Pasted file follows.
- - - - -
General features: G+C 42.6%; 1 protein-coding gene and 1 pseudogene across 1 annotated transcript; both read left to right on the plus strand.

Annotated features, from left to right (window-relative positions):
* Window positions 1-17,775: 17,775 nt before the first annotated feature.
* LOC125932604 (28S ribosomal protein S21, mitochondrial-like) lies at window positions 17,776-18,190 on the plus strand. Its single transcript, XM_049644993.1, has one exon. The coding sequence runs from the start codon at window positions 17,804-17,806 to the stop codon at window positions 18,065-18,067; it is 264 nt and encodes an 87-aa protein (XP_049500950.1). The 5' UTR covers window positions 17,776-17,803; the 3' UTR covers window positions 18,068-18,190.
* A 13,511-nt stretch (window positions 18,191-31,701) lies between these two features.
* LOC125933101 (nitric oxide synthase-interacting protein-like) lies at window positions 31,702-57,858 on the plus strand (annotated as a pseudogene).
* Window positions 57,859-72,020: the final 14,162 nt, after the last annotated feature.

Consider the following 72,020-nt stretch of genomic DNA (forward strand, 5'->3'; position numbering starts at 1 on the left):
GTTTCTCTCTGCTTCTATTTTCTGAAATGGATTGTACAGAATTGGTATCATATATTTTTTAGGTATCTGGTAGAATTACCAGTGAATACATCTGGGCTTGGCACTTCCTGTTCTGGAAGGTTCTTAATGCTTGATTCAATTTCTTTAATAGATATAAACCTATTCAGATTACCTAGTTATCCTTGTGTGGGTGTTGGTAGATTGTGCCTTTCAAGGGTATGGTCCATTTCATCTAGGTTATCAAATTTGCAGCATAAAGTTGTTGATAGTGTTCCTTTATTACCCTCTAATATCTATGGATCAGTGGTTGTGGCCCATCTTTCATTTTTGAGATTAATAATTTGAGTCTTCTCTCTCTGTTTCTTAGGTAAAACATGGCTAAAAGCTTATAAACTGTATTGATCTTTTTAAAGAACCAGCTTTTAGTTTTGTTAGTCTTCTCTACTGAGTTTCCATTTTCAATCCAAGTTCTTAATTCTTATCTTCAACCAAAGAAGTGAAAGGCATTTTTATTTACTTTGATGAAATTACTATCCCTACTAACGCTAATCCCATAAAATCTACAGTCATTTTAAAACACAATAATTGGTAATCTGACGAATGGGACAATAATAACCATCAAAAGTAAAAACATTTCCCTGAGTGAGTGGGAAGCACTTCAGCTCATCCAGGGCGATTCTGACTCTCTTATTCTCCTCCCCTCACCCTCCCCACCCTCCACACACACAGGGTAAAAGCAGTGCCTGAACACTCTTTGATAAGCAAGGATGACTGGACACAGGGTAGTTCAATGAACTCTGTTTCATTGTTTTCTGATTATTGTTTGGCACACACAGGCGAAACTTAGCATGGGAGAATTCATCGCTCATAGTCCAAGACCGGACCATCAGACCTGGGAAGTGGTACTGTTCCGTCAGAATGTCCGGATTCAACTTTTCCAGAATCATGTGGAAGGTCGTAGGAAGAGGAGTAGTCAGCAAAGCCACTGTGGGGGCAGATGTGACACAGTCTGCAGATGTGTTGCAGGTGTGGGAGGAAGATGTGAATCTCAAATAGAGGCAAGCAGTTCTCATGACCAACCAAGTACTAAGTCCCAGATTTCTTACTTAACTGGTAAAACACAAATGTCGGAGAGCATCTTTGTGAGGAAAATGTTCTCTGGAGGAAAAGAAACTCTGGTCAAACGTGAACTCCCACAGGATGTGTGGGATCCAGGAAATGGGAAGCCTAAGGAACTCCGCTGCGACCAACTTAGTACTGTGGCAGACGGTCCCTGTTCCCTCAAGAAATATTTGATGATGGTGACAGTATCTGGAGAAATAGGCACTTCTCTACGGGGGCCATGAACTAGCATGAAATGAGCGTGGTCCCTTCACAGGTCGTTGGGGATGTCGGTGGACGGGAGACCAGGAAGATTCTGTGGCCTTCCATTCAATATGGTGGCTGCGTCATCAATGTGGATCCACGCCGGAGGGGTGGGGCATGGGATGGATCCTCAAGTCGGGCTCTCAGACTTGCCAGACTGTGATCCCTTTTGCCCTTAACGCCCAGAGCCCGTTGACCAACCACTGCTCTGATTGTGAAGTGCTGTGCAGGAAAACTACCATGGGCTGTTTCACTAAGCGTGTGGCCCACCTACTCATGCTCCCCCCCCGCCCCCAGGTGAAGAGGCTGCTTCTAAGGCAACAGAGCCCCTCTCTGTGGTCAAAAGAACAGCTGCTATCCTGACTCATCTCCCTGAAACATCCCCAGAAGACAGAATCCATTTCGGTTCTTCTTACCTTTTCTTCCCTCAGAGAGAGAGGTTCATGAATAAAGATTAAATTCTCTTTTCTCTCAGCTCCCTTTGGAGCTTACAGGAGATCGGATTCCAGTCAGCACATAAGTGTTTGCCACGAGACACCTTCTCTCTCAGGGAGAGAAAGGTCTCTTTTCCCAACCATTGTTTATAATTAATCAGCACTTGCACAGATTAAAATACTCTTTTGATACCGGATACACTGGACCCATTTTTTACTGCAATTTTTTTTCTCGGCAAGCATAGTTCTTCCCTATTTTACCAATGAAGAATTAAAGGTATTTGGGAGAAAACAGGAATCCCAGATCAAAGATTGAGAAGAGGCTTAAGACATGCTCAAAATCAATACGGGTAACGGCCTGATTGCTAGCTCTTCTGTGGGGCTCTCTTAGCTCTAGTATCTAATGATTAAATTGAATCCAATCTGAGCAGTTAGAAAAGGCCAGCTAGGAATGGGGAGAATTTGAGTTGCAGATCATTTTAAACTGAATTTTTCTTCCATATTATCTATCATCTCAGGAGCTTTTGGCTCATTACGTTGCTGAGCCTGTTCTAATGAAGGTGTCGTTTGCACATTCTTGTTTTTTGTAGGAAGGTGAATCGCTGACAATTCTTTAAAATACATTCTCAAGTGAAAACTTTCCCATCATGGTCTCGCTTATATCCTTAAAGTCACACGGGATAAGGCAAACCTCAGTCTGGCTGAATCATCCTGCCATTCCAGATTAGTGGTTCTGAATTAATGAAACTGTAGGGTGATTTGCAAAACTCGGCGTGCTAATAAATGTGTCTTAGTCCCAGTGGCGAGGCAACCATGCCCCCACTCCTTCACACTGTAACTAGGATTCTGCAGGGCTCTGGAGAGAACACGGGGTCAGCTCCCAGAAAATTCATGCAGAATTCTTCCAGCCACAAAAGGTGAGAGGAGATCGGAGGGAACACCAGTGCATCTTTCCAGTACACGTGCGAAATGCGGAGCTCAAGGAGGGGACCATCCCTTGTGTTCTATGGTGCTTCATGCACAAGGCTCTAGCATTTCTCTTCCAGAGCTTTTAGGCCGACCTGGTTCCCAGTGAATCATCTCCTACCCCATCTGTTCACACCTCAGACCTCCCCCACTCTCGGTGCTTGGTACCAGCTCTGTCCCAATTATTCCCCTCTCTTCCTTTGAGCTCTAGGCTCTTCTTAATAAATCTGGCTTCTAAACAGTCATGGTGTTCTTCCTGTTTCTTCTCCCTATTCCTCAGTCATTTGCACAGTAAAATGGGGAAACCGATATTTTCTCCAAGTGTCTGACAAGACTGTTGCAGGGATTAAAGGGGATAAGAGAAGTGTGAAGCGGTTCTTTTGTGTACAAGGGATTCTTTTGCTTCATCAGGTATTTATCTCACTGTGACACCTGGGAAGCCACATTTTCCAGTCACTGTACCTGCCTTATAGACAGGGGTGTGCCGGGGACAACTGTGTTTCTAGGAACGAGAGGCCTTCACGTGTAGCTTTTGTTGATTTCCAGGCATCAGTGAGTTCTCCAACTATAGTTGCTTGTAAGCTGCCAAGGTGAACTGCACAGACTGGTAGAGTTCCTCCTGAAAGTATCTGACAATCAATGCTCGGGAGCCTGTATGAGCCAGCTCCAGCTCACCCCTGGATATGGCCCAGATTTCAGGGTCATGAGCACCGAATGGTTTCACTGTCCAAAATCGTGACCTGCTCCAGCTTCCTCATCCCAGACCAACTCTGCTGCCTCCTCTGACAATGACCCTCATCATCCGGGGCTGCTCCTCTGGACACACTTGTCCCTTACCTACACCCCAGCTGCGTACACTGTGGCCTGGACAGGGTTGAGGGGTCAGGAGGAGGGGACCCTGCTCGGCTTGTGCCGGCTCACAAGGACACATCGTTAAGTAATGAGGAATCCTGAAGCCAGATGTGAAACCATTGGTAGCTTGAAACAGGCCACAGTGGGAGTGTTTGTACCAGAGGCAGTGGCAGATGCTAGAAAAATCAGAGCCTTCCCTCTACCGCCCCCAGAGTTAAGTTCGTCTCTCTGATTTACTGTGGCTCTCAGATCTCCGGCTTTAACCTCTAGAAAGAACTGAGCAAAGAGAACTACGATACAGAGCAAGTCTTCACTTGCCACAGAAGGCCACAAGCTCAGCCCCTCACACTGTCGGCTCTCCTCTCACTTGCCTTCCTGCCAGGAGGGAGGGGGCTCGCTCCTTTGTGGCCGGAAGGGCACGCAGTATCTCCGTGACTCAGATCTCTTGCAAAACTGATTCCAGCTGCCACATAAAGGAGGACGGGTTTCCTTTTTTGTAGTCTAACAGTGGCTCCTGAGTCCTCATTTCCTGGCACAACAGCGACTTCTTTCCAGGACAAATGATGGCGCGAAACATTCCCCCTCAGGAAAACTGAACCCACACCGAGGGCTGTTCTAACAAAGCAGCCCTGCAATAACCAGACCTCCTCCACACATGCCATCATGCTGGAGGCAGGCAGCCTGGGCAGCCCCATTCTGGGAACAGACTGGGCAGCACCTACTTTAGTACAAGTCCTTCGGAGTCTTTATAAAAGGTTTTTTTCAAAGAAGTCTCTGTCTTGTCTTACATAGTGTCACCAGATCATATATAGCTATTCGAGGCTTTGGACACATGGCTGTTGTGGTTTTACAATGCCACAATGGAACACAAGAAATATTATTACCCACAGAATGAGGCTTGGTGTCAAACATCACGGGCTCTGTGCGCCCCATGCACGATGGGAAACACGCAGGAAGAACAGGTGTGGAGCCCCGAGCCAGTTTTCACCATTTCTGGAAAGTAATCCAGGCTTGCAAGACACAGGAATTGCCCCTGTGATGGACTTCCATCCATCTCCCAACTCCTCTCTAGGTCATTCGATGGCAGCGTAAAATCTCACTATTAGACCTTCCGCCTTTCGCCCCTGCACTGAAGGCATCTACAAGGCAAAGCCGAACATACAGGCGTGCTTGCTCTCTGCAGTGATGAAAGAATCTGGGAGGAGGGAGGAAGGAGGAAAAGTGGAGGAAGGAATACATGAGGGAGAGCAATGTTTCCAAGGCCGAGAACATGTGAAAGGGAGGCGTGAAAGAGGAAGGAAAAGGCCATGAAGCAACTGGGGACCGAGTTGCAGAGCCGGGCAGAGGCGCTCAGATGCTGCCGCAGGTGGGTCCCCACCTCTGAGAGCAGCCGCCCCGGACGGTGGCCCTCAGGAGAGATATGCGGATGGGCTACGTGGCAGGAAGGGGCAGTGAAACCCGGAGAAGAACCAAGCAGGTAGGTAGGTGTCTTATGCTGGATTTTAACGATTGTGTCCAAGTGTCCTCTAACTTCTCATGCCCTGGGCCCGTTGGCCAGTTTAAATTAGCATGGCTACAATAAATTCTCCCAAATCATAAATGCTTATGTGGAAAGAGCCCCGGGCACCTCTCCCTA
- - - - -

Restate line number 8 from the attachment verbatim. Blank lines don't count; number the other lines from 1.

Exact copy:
Consider the following 72,020-nt stretch of genomic DNA (forward strand, 5'->3'; position numbering starts at 1 on the left):